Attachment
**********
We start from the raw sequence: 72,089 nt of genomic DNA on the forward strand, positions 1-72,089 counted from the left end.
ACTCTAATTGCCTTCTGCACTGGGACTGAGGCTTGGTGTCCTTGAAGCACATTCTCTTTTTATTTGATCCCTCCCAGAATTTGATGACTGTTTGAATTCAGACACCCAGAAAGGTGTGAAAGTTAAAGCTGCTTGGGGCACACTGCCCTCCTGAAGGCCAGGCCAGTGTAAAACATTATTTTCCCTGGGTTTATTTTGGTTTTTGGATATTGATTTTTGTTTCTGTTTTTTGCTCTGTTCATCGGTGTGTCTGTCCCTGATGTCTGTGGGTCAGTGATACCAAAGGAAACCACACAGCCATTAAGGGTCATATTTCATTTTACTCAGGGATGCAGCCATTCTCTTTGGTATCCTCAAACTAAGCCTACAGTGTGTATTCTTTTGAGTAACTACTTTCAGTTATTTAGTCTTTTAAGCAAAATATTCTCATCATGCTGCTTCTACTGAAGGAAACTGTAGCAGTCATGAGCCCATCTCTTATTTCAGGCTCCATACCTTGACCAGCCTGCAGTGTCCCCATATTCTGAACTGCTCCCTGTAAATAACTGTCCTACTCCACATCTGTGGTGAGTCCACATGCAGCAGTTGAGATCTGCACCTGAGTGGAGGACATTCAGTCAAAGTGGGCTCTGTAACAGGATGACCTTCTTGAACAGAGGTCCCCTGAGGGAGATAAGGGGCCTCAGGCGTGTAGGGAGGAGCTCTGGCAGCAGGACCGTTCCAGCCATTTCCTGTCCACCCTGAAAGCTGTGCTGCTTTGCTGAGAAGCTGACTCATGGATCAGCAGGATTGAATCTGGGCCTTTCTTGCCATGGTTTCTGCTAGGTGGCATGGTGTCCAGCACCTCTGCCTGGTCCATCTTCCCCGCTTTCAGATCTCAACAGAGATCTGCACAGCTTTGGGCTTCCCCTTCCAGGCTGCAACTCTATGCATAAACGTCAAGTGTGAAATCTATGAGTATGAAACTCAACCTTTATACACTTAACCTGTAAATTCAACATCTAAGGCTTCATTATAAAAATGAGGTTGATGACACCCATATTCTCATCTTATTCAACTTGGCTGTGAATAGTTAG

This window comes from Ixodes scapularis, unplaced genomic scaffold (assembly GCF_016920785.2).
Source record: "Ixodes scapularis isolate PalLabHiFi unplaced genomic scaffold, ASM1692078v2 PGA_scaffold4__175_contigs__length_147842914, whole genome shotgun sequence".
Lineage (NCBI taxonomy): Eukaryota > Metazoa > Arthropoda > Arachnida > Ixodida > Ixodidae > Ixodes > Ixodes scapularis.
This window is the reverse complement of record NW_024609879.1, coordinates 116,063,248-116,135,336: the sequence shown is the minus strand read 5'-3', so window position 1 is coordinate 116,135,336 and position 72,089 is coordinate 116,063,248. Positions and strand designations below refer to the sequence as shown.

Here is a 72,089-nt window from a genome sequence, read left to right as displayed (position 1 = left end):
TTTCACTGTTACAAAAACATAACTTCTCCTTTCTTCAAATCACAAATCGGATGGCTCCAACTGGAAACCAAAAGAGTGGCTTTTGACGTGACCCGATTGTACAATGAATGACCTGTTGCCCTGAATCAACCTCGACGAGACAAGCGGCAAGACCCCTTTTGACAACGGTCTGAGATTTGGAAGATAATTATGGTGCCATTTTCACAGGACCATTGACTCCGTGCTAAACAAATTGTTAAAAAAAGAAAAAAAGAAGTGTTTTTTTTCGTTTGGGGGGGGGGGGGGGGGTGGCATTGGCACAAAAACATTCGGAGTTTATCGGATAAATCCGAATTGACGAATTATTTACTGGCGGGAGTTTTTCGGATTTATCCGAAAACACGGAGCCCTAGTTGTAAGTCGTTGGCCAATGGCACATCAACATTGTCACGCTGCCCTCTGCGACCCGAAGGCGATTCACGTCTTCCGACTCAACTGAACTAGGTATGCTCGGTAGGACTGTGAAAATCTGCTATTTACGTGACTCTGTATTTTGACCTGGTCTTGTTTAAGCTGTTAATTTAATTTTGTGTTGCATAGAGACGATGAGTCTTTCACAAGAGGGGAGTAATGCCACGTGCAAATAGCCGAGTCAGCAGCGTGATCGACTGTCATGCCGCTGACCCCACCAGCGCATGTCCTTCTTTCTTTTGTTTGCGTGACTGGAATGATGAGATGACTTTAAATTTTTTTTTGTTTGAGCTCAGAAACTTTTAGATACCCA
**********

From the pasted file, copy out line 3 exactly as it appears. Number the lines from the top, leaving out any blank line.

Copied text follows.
This window comes from Ixodes scapularis, unplaced genomic scaffold (assembly GCF_016920785.2).